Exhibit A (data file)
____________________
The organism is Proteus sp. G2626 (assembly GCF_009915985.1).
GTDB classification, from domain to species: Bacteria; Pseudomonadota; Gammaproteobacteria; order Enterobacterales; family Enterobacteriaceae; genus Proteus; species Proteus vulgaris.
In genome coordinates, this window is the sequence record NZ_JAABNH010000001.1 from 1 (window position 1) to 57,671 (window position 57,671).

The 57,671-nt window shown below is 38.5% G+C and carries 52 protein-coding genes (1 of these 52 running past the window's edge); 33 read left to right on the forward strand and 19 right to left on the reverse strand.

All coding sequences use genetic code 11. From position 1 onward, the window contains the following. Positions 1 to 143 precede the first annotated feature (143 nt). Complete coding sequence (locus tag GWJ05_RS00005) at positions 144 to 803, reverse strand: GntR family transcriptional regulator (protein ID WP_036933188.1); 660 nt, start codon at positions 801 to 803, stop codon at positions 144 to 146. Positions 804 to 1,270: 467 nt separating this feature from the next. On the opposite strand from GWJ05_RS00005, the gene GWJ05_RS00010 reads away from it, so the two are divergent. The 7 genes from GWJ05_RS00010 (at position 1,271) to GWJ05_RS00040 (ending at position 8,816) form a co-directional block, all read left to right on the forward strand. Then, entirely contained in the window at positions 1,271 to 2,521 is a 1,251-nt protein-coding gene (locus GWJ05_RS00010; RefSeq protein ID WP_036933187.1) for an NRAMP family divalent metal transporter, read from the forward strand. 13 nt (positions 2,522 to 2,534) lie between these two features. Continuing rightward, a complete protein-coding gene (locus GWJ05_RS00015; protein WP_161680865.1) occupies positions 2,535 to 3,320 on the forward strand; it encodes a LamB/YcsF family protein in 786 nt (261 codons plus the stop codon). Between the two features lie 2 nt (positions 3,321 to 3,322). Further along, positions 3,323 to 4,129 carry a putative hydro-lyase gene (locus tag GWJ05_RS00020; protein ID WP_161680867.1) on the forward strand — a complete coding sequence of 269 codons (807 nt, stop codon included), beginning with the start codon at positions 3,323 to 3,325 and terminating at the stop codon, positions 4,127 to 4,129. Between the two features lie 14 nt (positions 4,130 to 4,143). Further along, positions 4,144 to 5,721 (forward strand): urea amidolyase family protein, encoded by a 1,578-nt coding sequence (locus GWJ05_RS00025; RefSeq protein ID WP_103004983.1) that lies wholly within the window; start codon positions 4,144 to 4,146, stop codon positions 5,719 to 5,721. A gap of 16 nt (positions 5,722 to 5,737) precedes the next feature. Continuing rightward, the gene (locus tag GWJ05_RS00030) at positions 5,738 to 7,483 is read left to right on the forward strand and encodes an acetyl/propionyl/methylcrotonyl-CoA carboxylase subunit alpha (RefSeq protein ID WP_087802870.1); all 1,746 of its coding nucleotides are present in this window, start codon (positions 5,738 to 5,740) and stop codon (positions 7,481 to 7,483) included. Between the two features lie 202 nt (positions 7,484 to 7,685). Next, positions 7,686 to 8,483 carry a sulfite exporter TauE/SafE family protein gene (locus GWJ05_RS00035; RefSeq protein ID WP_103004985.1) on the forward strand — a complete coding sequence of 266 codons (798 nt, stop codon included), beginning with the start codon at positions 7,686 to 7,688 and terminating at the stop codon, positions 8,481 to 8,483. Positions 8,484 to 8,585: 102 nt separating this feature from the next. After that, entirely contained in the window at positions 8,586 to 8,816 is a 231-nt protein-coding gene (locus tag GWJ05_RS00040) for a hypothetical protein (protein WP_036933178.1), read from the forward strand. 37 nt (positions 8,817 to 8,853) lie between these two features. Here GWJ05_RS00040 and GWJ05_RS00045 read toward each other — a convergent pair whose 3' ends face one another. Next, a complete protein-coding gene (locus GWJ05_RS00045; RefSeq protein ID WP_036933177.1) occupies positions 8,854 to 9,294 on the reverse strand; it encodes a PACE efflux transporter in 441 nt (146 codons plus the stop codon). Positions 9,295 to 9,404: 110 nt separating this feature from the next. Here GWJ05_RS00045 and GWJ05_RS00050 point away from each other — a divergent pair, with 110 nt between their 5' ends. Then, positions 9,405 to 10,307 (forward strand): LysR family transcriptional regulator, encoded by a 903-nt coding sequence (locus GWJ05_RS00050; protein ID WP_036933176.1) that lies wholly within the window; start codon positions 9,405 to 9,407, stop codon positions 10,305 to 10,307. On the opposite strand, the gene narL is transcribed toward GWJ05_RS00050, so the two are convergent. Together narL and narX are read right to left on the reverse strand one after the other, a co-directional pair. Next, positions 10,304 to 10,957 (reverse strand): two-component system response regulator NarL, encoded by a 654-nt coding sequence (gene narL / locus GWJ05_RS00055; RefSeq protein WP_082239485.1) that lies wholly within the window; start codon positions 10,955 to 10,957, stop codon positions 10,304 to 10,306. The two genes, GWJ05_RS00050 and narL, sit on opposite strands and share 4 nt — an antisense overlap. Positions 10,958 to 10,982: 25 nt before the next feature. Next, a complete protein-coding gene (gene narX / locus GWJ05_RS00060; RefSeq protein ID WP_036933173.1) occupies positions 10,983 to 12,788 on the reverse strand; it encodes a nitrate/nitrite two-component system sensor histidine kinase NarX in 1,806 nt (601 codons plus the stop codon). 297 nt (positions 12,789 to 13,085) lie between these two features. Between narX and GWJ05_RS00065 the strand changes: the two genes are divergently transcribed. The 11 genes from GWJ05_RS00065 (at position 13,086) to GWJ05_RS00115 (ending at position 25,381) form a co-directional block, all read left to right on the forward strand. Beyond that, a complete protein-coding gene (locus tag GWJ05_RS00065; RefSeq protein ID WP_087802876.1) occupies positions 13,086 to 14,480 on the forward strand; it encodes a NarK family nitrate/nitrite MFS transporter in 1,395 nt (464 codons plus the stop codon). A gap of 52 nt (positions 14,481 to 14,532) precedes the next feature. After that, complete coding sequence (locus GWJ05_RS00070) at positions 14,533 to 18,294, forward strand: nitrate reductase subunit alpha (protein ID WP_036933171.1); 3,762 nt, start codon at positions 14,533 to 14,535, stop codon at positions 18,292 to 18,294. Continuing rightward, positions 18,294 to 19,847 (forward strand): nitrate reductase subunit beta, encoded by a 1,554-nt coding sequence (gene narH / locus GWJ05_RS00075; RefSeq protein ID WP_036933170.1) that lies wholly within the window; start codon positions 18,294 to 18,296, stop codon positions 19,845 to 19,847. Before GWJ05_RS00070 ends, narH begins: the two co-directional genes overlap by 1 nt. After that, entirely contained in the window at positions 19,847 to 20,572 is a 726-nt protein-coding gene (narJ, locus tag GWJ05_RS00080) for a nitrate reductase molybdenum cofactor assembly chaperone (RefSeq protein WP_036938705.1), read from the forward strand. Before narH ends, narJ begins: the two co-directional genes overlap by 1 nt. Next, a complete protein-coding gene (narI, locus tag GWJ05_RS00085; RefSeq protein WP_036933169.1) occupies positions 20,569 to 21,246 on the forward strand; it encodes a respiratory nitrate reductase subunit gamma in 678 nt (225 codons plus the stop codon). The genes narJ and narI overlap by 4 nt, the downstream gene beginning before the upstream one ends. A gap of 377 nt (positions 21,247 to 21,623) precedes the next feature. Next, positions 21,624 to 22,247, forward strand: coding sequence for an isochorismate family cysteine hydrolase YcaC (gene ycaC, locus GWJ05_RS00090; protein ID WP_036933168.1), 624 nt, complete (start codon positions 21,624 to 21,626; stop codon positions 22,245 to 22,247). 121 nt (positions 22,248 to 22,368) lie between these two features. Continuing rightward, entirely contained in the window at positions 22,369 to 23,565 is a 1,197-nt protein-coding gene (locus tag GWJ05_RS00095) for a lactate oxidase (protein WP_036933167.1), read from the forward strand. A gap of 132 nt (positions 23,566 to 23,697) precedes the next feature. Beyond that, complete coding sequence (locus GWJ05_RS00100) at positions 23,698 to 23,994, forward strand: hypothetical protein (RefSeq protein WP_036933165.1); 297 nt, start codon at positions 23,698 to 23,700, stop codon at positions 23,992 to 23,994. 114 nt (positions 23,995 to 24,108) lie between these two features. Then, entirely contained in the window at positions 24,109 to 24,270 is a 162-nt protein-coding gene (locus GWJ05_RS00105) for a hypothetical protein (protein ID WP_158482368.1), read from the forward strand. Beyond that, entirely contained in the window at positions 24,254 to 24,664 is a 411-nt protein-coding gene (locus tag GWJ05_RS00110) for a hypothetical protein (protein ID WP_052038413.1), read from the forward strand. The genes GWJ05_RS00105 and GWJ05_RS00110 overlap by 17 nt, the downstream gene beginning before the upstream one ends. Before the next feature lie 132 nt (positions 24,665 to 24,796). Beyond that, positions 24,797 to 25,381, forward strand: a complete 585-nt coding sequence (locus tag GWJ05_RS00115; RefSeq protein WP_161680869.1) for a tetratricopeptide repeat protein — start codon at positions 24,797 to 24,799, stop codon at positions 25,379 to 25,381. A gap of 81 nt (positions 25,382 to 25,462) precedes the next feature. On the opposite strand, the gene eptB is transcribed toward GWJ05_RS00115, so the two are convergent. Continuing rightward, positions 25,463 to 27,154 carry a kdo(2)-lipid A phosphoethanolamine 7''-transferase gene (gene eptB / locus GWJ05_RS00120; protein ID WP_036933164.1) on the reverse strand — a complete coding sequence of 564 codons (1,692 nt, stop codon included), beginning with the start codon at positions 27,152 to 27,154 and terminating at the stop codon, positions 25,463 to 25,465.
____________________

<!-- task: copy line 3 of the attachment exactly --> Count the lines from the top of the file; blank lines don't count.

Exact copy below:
In genome coordinates, this window is the sequence record NZ_JAABNH010000001.1 from 1 (window position 1) to 57,671 (window position 57,671).